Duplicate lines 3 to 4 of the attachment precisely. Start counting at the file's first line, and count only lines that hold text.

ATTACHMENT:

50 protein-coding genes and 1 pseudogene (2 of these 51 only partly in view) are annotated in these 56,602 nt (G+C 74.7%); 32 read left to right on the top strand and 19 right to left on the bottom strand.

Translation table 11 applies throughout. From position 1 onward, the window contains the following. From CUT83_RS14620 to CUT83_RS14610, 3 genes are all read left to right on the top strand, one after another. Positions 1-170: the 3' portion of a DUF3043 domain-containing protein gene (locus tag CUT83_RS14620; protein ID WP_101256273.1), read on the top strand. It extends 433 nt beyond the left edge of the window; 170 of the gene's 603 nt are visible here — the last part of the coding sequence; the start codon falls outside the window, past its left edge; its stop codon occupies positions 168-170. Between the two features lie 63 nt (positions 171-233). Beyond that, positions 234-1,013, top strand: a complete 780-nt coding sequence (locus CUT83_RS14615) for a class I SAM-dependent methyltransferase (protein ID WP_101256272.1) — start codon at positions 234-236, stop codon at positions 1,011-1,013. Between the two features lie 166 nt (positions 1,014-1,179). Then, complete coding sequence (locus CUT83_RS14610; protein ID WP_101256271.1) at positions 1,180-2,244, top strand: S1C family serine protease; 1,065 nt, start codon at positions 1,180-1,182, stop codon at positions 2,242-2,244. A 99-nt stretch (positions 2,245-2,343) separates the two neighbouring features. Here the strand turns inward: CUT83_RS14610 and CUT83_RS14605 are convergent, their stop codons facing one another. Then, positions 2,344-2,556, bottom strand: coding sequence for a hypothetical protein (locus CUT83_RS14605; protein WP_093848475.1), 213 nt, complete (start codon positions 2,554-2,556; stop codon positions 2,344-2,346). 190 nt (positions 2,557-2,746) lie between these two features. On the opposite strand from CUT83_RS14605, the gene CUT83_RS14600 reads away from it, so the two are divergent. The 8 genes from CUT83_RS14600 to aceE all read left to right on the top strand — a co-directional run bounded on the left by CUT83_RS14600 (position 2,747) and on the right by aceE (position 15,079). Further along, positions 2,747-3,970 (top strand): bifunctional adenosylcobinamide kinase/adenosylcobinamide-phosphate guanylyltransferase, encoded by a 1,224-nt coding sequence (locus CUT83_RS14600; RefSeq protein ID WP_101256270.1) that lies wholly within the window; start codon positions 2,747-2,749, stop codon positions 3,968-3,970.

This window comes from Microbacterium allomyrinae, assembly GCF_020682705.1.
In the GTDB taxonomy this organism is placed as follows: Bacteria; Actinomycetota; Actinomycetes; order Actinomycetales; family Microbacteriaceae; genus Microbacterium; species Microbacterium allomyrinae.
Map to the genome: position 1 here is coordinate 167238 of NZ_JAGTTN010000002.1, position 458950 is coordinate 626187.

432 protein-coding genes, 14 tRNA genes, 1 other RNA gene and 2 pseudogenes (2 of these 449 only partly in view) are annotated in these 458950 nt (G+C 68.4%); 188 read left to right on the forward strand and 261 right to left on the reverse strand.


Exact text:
This window comes from Microbacterium allomyrinae, assembly GCF_020682705.1.
In the GTDB taxonomy this organism is placed as follows: Bacteria; Actinomycetota; Actinomycetes; order Actinomycetales; family Microbacteriaceae; genus Microbacterium; species Microbacterium allomyrinae.